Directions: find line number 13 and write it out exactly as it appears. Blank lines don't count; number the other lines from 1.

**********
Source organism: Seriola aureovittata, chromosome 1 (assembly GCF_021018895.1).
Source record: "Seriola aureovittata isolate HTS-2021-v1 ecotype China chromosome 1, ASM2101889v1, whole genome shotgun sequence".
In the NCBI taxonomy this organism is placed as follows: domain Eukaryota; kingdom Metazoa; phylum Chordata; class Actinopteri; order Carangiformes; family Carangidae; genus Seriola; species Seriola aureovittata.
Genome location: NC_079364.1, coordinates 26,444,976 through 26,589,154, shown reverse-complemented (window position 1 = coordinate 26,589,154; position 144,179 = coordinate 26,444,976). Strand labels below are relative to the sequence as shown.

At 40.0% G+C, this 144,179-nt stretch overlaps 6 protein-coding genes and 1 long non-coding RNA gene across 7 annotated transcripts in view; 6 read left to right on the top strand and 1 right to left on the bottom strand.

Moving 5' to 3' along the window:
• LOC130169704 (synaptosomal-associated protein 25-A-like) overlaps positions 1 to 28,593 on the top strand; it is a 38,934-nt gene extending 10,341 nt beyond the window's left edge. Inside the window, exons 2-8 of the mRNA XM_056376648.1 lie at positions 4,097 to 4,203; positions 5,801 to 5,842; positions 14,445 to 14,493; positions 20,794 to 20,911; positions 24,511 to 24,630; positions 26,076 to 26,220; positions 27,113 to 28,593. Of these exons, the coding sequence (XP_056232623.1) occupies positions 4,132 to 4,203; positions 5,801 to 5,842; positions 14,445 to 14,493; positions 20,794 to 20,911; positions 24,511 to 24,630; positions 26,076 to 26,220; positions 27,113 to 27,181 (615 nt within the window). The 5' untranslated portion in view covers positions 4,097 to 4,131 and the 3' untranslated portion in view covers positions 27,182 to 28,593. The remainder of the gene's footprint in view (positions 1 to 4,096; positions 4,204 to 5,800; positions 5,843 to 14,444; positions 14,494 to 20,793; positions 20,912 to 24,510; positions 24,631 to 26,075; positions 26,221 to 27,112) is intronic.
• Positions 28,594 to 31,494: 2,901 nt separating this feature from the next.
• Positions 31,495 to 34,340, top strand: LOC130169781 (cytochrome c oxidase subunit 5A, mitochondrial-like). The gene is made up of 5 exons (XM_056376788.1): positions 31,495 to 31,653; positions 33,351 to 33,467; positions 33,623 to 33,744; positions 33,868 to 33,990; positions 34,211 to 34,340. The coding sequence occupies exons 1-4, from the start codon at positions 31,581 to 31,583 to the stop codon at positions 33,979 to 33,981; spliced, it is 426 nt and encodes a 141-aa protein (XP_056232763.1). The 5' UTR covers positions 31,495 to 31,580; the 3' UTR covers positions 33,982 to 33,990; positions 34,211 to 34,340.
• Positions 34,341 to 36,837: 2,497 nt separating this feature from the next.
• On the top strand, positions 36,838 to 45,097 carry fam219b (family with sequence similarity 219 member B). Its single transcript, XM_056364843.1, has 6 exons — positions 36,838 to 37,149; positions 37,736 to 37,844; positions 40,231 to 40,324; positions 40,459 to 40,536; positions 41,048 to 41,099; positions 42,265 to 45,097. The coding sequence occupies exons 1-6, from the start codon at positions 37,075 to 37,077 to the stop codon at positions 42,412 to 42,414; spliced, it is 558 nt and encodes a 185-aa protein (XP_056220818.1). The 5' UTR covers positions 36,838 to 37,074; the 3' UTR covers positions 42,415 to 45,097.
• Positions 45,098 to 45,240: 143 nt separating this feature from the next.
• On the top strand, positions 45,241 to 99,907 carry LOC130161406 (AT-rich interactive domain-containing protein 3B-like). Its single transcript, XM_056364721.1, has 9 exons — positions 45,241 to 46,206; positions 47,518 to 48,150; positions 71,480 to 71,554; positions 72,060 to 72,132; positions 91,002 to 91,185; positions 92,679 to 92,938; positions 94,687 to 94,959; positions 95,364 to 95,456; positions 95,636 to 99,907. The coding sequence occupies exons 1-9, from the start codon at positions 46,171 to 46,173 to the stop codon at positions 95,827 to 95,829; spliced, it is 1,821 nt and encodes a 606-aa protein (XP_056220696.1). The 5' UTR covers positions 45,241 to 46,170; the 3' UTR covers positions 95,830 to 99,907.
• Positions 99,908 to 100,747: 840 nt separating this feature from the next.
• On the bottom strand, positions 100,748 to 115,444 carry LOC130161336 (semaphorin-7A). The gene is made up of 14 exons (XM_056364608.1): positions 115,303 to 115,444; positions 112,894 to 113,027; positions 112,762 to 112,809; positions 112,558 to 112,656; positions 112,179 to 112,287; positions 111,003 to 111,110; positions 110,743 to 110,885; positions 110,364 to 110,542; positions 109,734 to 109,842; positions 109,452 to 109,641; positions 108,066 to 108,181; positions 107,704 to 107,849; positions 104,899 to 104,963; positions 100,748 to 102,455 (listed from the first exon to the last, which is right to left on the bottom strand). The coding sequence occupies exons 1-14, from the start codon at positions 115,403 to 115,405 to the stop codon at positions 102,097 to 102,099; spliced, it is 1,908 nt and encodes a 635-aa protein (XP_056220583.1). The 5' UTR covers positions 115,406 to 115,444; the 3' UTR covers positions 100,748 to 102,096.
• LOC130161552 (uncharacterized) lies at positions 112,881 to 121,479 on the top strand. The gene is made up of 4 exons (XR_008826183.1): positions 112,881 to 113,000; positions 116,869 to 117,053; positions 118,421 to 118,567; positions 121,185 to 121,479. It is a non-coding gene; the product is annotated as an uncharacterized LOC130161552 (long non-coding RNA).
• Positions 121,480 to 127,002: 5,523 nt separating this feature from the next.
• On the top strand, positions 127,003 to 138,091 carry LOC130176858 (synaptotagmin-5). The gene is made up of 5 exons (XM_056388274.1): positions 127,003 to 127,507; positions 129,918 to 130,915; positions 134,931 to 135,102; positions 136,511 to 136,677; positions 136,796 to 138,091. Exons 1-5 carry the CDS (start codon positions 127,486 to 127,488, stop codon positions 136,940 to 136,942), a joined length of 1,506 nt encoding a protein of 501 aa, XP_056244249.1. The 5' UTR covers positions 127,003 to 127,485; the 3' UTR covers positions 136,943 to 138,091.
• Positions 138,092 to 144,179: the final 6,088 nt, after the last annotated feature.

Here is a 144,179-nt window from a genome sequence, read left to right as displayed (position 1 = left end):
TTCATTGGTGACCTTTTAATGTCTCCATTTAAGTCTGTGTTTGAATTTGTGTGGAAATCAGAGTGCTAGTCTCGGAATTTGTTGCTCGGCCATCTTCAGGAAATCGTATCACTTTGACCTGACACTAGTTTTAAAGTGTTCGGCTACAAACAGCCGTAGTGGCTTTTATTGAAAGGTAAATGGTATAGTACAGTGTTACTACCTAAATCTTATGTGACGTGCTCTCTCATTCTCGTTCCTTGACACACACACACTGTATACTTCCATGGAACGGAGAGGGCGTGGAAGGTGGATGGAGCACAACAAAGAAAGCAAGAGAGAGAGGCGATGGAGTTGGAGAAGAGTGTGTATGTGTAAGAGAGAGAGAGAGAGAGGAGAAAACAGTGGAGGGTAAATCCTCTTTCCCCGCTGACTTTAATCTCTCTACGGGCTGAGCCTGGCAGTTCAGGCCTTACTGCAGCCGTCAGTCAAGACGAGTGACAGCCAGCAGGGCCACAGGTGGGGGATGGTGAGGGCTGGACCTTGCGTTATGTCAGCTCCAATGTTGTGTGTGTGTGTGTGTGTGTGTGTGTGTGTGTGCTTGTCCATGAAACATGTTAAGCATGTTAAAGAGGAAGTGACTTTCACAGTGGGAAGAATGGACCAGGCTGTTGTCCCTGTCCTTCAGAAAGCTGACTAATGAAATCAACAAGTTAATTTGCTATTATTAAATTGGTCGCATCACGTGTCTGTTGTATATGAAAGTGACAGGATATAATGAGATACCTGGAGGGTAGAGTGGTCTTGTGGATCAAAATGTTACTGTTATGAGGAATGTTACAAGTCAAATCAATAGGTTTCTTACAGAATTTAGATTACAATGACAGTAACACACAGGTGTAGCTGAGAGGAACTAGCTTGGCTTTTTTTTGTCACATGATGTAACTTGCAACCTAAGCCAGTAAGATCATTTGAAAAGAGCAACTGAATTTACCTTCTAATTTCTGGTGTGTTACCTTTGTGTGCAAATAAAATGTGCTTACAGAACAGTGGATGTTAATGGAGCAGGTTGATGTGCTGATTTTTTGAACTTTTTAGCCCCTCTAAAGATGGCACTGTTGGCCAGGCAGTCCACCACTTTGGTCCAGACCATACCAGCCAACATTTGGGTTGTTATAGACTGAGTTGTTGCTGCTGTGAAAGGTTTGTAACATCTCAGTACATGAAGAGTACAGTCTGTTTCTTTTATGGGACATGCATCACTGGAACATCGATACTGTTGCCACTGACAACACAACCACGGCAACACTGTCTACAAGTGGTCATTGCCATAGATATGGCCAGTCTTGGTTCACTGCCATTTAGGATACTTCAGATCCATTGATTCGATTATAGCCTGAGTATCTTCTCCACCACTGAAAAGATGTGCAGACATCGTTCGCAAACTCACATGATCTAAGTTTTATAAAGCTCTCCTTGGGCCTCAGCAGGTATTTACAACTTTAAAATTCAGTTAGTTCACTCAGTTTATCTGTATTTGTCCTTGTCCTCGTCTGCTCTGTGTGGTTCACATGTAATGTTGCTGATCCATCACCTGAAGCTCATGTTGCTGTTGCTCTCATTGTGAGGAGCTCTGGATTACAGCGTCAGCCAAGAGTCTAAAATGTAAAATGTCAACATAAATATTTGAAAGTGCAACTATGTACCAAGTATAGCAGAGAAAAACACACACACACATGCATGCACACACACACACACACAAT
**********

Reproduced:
• On the top strand, positions 45,241 to 99,907 carry LOC130161406 (AT-rich interactive domain-containing protein 3B-like). Its single transcript, XM_056364721.1, has 9 exons — positions 45,241 to 46,206; positions 47,518 to 48,150; positions 71,480 to 71,554; positions 72,060 to 72,132; positions 91,002 to 91,185; positions 92,679 to 92,938; positions 94,687 to 94,959; positions 95,364 to 95,456; positions 95,636 to 99,907. The coding sequence occupies exons 1-9, from the start codon at positions 46,171 to 46,173 to the stop codon at positions 95,827 to 95,829; spliced, it is 1,821 nt and encodes a 606-aa protein (XP_056220696.1). The 5' UTR covers positions 45,241 to 46,170; the 3' UTR covers positions 95,830 to 99,907.